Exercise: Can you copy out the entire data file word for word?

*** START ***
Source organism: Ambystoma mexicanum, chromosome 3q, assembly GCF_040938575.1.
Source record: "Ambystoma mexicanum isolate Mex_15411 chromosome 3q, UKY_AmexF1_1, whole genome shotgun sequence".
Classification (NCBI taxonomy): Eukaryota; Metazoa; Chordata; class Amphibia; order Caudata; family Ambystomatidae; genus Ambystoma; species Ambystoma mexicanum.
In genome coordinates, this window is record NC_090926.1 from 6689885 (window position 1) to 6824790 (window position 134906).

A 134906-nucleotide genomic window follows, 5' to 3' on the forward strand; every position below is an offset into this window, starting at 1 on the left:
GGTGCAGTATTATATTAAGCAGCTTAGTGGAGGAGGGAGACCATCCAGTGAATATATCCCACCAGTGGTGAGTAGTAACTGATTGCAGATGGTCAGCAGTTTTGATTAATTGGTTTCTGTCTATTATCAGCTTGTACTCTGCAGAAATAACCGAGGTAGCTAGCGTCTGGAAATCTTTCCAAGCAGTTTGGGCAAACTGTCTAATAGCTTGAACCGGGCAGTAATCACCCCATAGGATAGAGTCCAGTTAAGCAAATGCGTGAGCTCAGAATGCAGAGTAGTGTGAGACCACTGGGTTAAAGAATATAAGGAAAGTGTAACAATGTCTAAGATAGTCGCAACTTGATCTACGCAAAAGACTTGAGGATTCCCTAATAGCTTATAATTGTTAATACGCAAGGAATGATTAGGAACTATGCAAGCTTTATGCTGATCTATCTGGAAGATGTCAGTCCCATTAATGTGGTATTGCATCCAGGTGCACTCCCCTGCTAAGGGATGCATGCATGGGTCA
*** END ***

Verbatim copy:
Source organism: Ambystoma mexicanum, chromosome 3q, assembly GCF_040938575.1.
Source record: "Ambystoma mexicanum isolate Mex_15411 chromosome 3q, UKY_AmexF1_1, whole genome shotgun sequence".
Classification (NCBI taxonomy): Eukaryota; Metazoa; Chordata; class Amphibia; order Caudata; family Ambystomatidae; genus Ambystoma; species Ambystoma mexicanum.
In genome coordinates, this window is record NC_090926.1 from 6689885 (window position 1) to 6824790 (window position 134906).

A 134906-nucleotide genomic window follows, 5' to 3' on the forward strand; every position below is an offset into this window, starting at 1 on the left:
GGTGCAGTATTATATTAAGCAGCTTAGTGGAGGAGGGAGACCATCCAGTGAATATATCCCACCAGTGGTGAGTAGTAACTGATTGCAGATGGTCAGCAGTTTTGATTAATTGGTTTCTGTCTATTATCAGCTTGTACTCTGCAGAAATAACCGAGGTAGCTAGCGTCTGGAAATCTTTCCAAGCAGTTTGGGCAAACTGTCTAATAGCTTGAACCGGGCAGTAATCACCCCATAGGATAGAGTCCAGTTAAGCAAATGCGTGAGCTCAGAATGCAGAGTAGTGTGAGACCACTGGGTTAAAGAATATAAGGAAAGTGTAACAATGTCTAAGATAGTCGCAACTTGATCTACGCAAAAGACTTGAGGATTCCCTAATAGCTTATAATTGTTAATACGCAAGGAATGATTAGGAACTATGCAAGCTTTATGCTGATCTATCTGGAAGATGTCAGTCCCATTAATGTGGTATTGCATCCAGGTGCACTCCCCTGCTAAGGGATGCATGCATGGGTCA